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Am I the only one with imposter syndrome?

By Karin Abrena Sam Kingston

Since starting medical school, have you ever been in lecture with students talking about something that you had absolutely no clue about? Have you ever been questioned in ward rounds by a consultant and just could not figure out the right answer? Have you ever failed when attempting to take bloods and then questioned your abilities? Oh well, you are not alone. For reference, I am a 4th year MBBS student who even after these four years, battles with fighting off imposter syndrome.

Imposter syndrome is defined as a behavioural phenomenon of self-doubt of intellect, skills, or accomplishments amongst high-achieving individuals. And what better place to have high achieving individuals than medical school. I still remember one of my first days at the university lecture hall when the lecturer and one of the students were talking about something I wasn’t aware of. And I felt so very ashamed of not knowing the components of this topic. From being a “know it all” in school to having to learn new things on a regular basis, it took time to reassess myself. The funny thing about this is that it is very easy to forget all the times I did great at class or on placements and fixate on that one time I didn’t know something.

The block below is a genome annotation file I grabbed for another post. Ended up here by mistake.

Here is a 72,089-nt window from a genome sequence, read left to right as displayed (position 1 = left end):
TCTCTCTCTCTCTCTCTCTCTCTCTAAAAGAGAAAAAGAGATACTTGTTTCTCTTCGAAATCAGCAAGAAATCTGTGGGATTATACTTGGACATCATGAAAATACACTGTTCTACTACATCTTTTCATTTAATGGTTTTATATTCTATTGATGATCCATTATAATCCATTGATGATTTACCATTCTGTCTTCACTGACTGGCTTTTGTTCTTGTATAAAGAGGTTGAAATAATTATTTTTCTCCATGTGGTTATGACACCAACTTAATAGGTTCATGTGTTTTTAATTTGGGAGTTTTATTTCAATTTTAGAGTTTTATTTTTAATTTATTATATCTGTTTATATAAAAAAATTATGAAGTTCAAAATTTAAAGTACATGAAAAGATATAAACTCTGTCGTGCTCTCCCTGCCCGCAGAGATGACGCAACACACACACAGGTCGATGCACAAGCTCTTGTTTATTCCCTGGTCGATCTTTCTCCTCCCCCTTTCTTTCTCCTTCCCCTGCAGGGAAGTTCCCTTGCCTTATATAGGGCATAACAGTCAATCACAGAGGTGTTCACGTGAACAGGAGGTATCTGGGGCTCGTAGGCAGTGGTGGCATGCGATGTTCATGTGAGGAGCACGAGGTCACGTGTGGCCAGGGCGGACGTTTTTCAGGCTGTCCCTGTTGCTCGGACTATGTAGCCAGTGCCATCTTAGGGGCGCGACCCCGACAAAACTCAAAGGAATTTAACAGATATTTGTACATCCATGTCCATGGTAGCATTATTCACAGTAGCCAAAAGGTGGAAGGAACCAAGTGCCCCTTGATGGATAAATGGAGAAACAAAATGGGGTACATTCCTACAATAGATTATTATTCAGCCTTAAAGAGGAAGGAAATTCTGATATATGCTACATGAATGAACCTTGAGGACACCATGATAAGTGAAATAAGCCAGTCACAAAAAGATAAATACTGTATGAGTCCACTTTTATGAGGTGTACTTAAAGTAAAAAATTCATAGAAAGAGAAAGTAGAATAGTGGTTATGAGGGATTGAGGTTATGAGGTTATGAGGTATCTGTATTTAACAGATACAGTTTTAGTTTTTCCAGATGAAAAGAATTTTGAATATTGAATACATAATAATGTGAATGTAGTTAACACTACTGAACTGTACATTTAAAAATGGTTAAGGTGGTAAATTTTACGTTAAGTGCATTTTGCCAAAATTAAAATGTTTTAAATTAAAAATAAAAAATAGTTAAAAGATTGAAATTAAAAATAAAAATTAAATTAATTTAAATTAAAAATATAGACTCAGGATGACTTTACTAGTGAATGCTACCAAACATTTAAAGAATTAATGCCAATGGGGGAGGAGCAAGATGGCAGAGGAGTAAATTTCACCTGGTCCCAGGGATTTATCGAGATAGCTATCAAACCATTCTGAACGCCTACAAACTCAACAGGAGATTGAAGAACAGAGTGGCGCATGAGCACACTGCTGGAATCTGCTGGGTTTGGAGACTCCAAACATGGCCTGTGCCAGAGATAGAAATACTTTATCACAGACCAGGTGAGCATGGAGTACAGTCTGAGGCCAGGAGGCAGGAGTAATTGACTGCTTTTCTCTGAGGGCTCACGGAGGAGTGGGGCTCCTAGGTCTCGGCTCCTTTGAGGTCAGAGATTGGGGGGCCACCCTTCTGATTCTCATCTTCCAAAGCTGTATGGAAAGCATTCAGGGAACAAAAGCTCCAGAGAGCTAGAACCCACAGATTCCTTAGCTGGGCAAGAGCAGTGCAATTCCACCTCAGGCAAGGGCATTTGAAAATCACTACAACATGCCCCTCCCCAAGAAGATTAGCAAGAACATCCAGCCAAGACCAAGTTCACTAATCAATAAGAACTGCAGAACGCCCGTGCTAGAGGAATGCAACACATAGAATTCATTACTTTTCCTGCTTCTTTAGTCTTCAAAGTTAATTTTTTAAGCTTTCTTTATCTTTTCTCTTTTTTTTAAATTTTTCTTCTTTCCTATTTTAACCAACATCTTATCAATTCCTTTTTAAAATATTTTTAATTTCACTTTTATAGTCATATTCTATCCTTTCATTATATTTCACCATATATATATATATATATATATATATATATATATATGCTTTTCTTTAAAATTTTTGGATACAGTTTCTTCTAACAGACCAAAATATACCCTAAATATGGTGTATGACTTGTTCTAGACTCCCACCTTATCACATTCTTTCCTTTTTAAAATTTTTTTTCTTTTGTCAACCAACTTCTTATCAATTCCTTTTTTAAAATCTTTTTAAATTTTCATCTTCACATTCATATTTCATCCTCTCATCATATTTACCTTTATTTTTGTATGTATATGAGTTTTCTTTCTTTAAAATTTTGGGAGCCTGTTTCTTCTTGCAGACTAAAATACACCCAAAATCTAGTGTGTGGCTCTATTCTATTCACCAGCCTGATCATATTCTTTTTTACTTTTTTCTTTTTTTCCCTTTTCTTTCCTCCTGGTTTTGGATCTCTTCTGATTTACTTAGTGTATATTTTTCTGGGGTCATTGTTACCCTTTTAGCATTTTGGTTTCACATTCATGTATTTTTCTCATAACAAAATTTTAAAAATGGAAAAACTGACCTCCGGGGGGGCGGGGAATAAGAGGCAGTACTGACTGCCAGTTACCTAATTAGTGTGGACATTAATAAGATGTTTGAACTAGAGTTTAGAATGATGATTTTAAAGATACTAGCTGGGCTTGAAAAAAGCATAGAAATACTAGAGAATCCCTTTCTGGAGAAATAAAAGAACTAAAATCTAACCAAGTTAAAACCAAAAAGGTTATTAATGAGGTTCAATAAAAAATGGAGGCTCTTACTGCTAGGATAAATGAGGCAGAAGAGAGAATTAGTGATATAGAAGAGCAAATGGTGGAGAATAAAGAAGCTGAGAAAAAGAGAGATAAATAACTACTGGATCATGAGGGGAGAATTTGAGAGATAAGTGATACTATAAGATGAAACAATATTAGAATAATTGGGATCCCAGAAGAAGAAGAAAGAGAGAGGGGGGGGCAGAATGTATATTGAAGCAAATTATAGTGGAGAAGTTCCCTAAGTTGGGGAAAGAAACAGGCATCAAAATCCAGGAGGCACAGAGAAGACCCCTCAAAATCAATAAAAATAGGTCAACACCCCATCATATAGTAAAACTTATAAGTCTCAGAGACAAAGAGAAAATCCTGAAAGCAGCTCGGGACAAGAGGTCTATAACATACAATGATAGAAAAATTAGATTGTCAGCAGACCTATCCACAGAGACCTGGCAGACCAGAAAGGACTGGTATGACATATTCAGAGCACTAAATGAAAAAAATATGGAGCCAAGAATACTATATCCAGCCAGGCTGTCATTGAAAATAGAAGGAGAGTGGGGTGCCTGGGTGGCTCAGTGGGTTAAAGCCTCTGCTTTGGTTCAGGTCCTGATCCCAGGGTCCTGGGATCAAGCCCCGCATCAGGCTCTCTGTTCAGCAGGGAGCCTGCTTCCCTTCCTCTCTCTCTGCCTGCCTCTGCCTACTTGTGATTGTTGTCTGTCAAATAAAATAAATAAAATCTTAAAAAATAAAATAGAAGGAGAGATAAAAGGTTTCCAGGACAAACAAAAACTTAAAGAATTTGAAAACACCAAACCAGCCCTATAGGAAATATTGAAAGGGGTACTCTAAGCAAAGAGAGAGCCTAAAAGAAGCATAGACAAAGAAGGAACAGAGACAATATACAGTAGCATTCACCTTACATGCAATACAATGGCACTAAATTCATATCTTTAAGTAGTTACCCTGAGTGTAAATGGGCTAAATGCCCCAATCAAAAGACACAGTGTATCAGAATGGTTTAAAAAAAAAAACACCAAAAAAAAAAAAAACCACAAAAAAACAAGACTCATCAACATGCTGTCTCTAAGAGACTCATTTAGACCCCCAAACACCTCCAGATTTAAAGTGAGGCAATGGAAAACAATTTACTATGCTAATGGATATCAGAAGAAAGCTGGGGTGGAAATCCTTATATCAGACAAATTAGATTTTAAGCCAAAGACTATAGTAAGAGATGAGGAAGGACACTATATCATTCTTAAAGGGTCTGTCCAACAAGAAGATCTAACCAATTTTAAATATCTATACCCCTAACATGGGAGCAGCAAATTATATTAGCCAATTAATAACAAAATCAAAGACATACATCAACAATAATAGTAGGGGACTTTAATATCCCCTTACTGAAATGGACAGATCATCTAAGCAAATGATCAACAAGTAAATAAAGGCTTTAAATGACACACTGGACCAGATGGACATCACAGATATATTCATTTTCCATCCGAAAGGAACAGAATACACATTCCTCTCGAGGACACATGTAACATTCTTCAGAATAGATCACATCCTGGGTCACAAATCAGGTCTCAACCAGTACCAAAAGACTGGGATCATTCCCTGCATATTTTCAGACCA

So how to deal with it:

  1. Remember you are not alone. Studies suggest that nearly half of medical students at least feel this at some point through their education. You could look for a friend, a close confidant or a mentor and talk to them about this, and more often than not they are probably feeling exactly the same. This will support you to overcome it together.

  2. Remember you are doing well. It’s nearly impossible to know everything and all through you career even after you graduate and start training, you are going to continue to learn new things. This means that there is always going to be something you didn’t know about. As long as you have the drive to learn and keep learning, I think you are going to be fine.

  3. A famous statement that I hear a lot – “It’s a marathon not a sprint” – so take things slow. If you feel like you are incompetent in a certain topic or skill set, take a step back and plan to work on it. And in time, that will reward you. So the next time you are questioned on it, you are going to shine.

  4. And finally I am not going to say “don’t doubt yourself”, because I know that it is easier said than done. But what I will say is never ever give up. I think its very easy to feel overwhelmed by everything happening around you, but remember that perseverance is a learned skill. Don’t hold back just because you are questioning yourself, because then you’ll never know what you are missing out on.

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